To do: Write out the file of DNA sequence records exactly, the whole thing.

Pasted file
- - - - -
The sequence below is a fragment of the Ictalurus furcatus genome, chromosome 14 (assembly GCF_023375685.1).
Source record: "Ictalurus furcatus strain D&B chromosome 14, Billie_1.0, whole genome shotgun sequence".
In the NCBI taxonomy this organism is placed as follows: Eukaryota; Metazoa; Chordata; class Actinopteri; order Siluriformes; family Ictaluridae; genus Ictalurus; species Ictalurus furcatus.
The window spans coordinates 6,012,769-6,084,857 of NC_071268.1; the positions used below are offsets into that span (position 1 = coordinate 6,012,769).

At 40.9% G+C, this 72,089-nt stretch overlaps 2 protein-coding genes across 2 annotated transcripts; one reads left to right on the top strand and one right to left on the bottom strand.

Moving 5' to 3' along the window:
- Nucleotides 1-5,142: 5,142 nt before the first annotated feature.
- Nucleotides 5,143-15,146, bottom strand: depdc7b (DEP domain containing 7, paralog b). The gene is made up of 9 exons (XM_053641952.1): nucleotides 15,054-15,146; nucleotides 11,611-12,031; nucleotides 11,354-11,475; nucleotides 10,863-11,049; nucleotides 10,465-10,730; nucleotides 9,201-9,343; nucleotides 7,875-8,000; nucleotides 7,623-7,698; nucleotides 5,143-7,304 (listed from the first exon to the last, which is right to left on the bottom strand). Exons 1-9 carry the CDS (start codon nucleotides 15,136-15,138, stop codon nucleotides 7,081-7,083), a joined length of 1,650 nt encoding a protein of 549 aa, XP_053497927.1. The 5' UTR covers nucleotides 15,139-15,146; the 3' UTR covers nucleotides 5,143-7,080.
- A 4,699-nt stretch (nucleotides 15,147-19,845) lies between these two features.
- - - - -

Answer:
The sequence below is a fragment of the Ictalurus furcatus genome, chromosome 14 (assembly GCF_023375685.1).
Source record: "Ictalurus furcatus strain D&B chromosome 14, Billie_1.0, whole genome shotgun sequence".
In the NCBI taxonomy this organism is placed as follows: Eukaryota; Metazoa; Chordata; class Actinopteri; order Siluriformes; family Ictaluridae; genus Ictalurus; species Ictalurus furcatus.
The window spans coordinates 6,012,769-6,084,857 of NC_071268.1; the positions used below are offsets into that span (position 1 = coordinate 6,012,769).

At 40.9% G+C, this 72,089-nt stretch overlaps 2 protein-coding genes across 2 annotated transcripts; one reads left to right on the top strand and one right to left on the bottom strand.

Moving 5' to 3' along the window:
- Nucleotides 1-5,142: 5,142 nt before the first annotated feature.
- Nucleotides 5,143-15,146, bottom strand: depdc7b (DEP domain containing 7, paralog b). The gene is made up of 9 exons (XM_053641952.1): nucleotides 15,054-15,146; nucleotides 11,611-12,031; nucleotides 11,354-11,475; nucleotides 10,863-11,049; nucleotides 10,465-10,730; nucleotides 9,201-9,343; nucleotides 7,875-8,000; nucleotides 7,623-7,698; nucleotides 5,143-7,304 (listed from the first exon to the last, which is right to left on the bottom strand). Exons 1-9 carry the CDS (start codon nucleotides 15,136-15,138, stop codon nucleotides 7,081-7,083), a joined length of 1,650 nt encoding a protein of 549 aa, XP_053497927.1. The 5' UTR covers nucleotides 15,139-15,146; the 3' UTR covers nucleotides 5,143-7,080.
- A 4,699-nt stretch (nucleotides 15,147-19,845) lies between these two features.